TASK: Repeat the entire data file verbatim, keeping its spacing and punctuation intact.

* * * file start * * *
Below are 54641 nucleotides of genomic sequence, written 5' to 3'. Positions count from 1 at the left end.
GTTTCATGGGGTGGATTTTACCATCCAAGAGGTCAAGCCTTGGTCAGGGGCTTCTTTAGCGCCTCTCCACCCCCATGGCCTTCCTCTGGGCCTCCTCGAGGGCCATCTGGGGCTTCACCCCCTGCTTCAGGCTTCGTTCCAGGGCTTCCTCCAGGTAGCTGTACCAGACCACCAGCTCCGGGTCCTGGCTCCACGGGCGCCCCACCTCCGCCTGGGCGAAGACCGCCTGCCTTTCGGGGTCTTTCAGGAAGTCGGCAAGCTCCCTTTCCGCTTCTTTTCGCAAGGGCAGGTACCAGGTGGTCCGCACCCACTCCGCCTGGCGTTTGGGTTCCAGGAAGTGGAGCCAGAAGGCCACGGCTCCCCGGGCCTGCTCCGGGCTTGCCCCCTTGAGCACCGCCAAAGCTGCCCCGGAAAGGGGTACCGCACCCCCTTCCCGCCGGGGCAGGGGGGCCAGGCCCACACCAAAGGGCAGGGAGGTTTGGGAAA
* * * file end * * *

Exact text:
Below are 54641 nucleotides of genomic sequence, written 5' to 3'. Positions count from 1 at the left end.
GTTTCATGGGGTGGATTTTACCATCCAAGAGGTCAAGCCTTGGTCAGGGGCTTCTTTAGCGCCTCTCCACCCCCATGGCCTTCCTCTGGGCCTCCTCGAGGGCCATCTGGGGCTTCACCCCCTGCTTCAGGCTTCGTTCCAGGGCTTCCTCCAGGTAGCTGTACCAGACCACCAGCTCCGGGTCCTGGCTCCACGGGCGCCCCACCTCCGCCTGGGCGAAGACCGCCTGCCTTTCGGGGTCTTTCAGGAAGTCGGCAAGCTCCCTTTCCGCTTCTTTTCGCAAGGGCAGGTACCAGGTGGTCCGCACCCACTCCGCCTGGCGTTTGGGTTCCAGGAAGTGGAGCCAGAAGGCCACGGCTCCCCGGGCCTGCTCCGGGCTTGCCCCCTTGAGCACCGCCAAAGCTGCCCCGGAAAGGGGTACCGCACCCCCTTCCCGCCGGGGCAGGGGGGCCAGGCCCACACCAAAGGGCAGGGAGGTTTGGGAAA